Quadaa Atonement Centre
Small O'Neill orbital in the 07-71-01117-IN system near Zamzam, inhabited by a Umma order calling themselves the Friends of the Muwakkil.

The Friends, at this time at the height of their influence in the Shell, sought a return to the personal and systematic Islam they regarded as waning in the Stellar Umma. As part of their program they developed elaborate forms of atonement, arranged retreats and programmed advanced atonement virtuals. The Quadaa Centre was constructed to be far out of the way, a place where the most grievous sins could be properly atoned in near perfect solitude with Allah. The Centre orbits a dim M-class star, a small O'Neill-type habitat divided into a number of compartment environments and co-orbiting modules. It was, and is still, run by the AI Ummul Mu'mineen. E maintains extensive virtual environment, creating complex simulations for the visitors where they can fully explore their past actions, understand their nature and atone for them. There are also non-virtual habitats for other forms of atonement, ranging from mere solitude and prayer to more radical ordeals.

While the Friends declined, the reputation of the Centre grew. The skill and care Ummul Mu'mineen employed in helping its charges to cleanse themselves became well known in the Umma and Sophic League. In 6342 it accepted the first non-Islamic pilgrim, and Ummul expanded the practice to provide for atonement for all beings.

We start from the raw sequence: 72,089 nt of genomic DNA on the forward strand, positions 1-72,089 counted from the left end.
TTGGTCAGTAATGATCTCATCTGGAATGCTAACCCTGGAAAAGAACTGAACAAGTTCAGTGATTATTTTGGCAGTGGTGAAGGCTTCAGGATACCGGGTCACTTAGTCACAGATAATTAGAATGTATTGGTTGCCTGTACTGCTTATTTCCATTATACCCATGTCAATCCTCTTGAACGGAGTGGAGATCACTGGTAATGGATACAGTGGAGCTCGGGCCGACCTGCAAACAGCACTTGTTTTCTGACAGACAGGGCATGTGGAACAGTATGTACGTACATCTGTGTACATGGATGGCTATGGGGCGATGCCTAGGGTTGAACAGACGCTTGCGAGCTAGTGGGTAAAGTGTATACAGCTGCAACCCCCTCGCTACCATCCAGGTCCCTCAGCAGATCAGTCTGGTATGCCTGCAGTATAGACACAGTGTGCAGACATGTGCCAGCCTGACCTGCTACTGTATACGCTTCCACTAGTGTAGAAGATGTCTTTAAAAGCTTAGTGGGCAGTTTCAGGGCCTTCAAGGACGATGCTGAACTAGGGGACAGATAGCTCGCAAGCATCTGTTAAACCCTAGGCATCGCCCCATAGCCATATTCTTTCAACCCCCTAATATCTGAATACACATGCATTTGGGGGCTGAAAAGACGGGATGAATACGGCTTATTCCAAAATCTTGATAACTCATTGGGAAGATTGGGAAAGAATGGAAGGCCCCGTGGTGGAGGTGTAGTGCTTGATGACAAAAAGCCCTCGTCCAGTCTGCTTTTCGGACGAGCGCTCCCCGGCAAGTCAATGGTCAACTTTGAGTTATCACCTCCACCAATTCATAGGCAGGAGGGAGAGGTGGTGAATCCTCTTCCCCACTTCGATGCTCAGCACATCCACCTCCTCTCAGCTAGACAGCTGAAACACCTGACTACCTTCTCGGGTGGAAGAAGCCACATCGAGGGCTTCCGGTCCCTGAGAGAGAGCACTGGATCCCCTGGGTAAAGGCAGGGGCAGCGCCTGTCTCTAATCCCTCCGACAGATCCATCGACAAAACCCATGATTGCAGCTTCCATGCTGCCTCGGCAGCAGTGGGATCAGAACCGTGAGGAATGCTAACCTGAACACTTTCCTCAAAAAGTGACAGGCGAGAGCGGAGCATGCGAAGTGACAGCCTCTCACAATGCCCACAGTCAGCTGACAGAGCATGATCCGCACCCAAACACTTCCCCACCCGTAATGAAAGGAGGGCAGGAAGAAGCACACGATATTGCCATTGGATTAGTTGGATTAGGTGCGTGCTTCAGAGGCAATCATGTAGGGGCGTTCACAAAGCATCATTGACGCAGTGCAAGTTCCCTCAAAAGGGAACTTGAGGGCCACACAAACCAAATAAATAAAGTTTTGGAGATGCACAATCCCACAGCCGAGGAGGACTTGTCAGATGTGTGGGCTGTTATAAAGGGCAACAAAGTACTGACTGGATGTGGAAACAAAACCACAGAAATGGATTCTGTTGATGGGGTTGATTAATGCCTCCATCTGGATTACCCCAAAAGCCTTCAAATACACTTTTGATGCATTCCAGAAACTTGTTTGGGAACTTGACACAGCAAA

A large number of similar atonement centers have developed, but Quadaa Centre remains the most well-renowned. It does not accept a large number of pilgrims, and the system Ummul employs to decide who gets to atone at the Centre or not remains mysterious. At the Centre Ummul and many atonement designer beings create personalized atonement situations, carefully weaving together events, environments and tests to provide a maximally intense and pure cleansing process. It has been called the oldest and grandest spiritual artwork or craft studio in existence.
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Text by Anders Sandberg
Initially published on 19 December 2001.